When the Uranium One deal was approved, the geopolitical backdrop was far different from today’s. The Obama administration was seeking to “reset” strained relations with Russia. The deal was strategically important to Mr. Putin, who shortly after the Americans gave their blessing sat down for a staged interview with Rosatom’s chief executive, Sergei Kiriyenko. “Few could have imagined in the past that we would own 20 percent of U.S. reserves,” Mr. Kiriyenko told Mr. Putin.

Now, after Russia’s annexation of Crimea and aggression in Ukraine, the Moscow-Washington relationship is devolving toward Cold War levels, a point several experts made in evaluating a deal so beneficial to Mr. Putin, a man known to use energy resources to project power around the world.

“Should we be concerned? Absolutely,” said Michael McFaul, who served under Mrs. Clinton as the American ambassador to Russia but said he had been unaware of the Uranium One deal until asked about it. “Do we want Putin to have a monopoly on this? Of course we don’t. We don’t want to be dependent on Putin for anything in this climate.”

https://www.nytimes.com/2015/04/24/us/cash-flowed-to-clinton-foundation-as-russians-pressed-for-control-of-uranium-company.html?_r=0

This is outrageous. It amounts to the government using taxpayer money as hush money

Dem lawmaker says House paid out $15M in harassment settlements

Rep. Jackie Speier (D-Calif.) said Tuesday that the House has paid out $15 million in harassment settlements over more than a decade, though a spokesperson later clarified that figure does not only account for sexual harassment claims.

“One member of Congress has settled a claim and there has been a taxpayer settlement,” Speier told Chuck Todd on MSNBC's "MTP Daily."

“We do know that there’s about $15 million that has been paid out by the House on behalf of harassers in the last 10 to 15 years," she added.

A spokesperson for Speier later clarified to The Hill that the $15 million figure provided by the Office of Compliance (OOC) applied to all types of complaints handled by the office in the fiscal period between 1997 and 2016. These include not just complaints relating to sexual harassment, but also to complaints regarding racial and religious discrimination, as well as discrimination against people with disabilities, according to the spokesperson.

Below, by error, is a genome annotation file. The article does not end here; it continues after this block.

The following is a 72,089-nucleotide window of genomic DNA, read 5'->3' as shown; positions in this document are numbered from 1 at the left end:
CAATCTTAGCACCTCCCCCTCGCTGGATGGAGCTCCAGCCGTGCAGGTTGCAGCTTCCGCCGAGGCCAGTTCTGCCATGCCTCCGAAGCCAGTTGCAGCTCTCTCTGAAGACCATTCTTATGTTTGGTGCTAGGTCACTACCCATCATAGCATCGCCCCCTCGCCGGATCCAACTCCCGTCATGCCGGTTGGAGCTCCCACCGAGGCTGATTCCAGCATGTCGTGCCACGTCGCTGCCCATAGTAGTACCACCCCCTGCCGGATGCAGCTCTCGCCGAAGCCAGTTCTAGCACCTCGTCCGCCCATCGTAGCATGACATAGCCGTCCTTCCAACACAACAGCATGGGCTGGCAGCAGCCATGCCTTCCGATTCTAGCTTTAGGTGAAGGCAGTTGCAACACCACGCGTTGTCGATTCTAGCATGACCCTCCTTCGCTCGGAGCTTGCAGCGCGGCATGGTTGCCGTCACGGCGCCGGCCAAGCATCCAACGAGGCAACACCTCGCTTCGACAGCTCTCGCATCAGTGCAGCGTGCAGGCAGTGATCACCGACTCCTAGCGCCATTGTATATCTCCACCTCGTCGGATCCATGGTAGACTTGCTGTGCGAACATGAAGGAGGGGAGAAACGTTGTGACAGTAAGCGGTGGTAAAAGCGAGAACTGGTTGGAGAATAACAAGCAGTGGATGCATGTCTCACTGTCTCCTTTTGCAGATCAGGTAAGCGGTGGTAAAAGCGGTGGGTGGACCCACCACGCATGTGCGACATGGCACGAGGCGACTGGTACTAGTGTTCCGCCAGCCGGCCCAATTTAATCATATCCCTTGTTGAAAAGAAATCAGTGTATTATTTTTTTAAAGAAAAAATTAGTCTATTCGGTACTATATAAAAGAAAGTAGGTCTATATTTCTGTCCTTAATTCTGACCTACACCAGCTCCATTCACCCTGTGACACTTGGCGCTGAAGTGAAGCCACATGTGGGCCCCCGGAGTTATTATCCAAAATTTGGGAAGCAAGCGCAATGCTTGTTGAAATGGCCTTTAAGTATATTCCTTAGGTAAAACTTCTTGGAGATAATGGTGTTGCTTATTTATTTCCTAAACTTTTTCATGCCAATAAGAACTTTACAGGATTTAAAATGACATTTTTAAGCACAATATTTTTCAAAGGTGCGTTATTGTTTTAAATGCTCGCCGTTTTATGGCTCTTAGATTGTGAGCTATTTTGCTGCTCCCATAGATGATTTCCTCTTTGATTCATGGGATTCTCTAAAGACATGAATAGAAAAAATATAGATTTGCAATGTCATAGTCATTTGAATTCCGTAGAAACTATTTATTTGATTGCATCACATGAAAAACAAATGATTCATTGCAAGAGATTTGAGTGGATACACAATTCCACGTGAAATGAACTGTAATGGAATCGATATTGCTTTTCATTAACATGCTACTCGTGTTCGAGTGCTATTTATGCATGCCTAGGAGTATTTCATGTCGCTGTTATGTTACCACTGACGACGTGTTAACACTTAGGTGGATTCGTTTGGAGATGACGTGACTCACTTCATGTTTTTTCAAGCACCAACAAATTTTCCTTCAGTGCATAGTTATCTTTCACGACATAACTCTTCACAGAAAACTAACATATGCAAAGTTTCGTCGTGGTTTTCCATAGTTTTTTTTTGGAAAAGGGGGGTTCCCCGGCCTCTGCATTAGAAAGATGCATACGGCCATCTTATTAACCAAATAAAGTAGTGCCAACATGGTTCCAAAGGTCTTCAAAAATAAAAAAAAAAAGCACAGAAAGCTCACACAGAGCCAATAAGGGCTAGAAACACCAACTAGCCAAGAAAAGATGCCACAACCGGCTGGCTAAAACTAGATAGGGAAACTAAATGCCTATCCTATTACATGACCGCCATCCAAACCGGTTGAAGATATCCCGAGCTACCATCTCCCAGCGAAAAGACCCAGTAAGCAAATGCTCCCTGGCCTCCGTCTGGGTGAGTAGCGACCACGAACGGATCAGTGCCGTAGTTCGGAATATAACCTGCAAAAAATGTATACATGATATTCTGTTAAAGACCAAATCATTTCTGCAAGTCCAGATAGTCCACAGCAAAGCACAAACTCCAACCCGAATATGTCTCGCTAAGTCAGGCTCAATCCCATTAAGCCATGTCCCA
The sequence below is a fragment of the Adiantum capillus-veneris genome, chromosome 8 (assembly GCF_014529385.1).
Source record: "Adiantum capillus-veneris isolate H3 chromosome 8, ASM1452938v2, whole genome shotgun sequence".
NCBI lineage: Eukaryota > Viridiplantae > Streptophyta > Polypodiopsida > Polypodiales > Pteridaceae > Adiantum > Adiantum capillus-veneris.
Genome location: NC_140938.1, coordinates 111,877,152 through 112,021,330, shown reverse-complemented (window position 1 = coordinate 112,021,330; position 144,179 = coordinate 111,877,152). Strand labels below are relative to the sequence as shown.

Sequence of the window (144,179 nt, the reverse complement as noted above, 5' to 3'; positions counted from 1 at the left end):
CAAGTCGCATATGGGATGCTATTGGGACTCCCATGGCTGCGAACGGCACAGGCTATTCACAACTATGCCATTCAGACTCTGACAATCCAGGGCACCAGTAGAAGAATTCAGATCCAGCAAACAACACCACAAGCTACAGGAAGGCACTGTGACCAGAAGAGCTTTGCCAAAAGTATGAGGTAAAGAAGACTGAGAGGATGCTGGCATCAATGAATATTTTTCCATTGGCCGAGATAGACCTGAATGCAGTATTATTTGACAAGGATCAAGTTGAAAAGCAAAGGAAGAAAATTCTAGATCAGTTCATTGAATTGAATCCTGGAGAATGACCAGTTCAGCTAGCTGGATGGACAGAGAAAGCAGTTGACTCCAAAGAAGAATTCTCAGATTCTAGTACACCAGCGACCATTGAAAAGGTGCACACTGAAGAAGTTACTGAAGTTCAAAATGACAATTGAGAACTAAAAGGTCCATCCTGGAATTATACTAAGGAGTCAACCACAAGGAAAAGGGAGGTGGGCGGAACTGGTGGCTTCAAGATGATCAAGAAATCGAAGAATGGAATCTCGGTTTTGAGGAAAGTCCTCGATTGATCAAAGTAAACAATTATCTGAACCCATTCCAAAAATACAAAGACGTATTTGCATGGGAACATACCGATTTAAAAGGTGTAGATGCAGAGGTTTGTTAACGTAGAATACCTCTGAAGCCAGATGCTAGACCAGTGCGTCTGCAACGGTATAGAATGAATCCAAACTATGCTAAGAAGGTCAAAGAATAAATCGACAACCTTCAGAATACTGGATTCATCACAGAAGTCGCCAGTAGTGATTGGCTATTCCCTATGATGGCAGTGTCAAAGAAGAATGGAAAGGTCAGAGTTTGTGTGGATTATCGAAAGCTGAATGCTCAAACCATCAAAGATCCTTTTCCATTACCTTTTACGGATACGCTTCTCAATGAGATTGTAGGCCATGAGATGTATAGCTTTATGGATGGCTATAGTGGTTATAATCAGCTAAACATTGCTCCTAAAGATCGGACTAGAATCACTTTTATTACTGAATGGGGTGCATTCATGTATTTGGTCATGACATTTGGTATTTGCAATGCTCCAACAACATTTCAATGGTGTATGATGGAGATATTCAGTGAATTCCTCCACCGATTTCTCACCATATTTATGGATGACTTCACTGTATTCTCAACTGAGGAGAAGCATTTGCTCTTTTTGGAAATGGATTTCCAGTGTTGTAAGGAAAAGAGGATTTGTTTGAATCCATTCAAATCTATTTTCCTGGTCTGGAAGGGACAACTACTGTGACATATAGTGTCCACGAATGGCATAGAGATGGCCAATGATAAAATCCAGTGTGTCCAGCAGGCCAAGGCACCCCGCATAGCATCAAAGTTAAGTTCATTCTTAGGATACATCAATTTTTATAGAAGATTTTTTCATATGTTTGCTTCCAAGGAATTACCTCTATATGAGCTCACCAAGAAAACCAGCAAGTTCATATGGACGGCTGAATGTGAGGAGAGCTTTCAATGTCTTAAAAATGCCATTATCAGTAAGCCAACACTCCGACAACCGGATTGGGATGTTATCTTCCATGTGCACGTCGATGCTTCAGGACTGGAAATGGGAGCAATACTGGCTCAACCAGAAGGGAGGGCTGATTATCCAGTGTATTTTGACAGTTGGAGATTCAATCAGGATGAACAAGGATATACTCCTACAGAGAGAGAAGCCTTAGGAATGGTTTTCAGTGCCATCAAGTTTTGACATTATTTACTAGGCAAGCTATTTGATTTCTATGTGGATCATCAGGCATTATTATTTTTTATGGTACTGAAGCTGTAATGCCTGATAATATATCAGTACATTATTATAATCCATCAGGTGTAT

"The OOC does not currently provide any breakdown for the type of discrimination payments made, the amounts of individual payments, or even the offices that the complaints generate from," the spokesperson said in a statement.

The Office of Compliance (OOC) is responsible for handling sexual harassment complaints and settlements. Once a settlement is reached, the money does not come from individual members' offices but is instead paid out of a special fund operated by the Treasury Department.

Speier’s comments come amid increased reports of sexual harassment in the workplace, including on Capitol Hill. Multiple female members of Congress have come forward saying they have been victims of sexual harassment, prompting lawmakers to call for reform.

Sources in the office told CNN that while the OOC does compile a report on the number of awards and settlements paid out of the fund each year, it is not broken down by settlement type — meaning sexual harassment settlements are lumped in with other workplace cases like back pay and compensatory damages for monetary reporting.

A congressional aide told CNN that the Treasury Department has paid out $15 million in total settlements since 1997, but it was unclear how much of that money had been paid in sexual harassment cases.

Rep. Bradley Byrne (R-Ala.), who practiced employment law before serving in the House, recommended in testimony before the House Administration Committee on Tuesday that lawmakers accused of harassment should personally repay the Treasury for settlements.

http://thehill.com/homenews/house/360398-jackie-speier-the-house-has-paid-out-15-million-on-behalf-of-sexual-harassers

Makes me wonder

Lefty seems to be very comfortable with giving Russia 20% of our uranium reserves.

Would you be comfortable giving Russia 50% of our uranium? 75% ??

Out of curiosity, what is your threshold of comfort when giving our uranium to Russia?

Keep in mind, we must import uranium, so we don't have enough for ourselves.

Sometimes we never know where wisdom lies

Homeland Security warns drones could be used in terrorist attacks

WASHINGTON -- CBS News has learned that the Department of Homeland Security has sent an intelligence assessment to police agencies across the country about drones being used as weapons in an attack.
The bulletin went out Friday and warned that unmanned aircraft systems or drones could be used in the U.S. to advance terrorist and criminal activities. Law enforcement sources say, "emerging adversary use of Unmanned Aircraft Systems present detection and disruption challenges."

According to federal officials, "The rising trend in UAS incidents within the National Airspace System will continue, as UAS gain wider appeal with recreational users and commercial applications."

The bulletin goes on to say, "while many of these encounters are not malicious in nature, they underscore potential security vulnerabilities... that could be used by adversaries to leverage UAS as part of an attack."
Currently, intelligence bulletins are released almost weekly as law enforcement responds to threats from ISIS sympathizers. But the release of a bulletin dedicated to the threat from UAS is unusual. The bulletin does not mention any specific upcoming events authorities are concerned about but points to the overall security challenges drones present.

https://www.cbsnews.com/news/homeland-security-warns-drones-could-be-used-in-attacks/

Trump's Asian trip is very productive

Trump has been scoring diplomatic goals, especially in Asia where Obama is from.

Good job, Donald.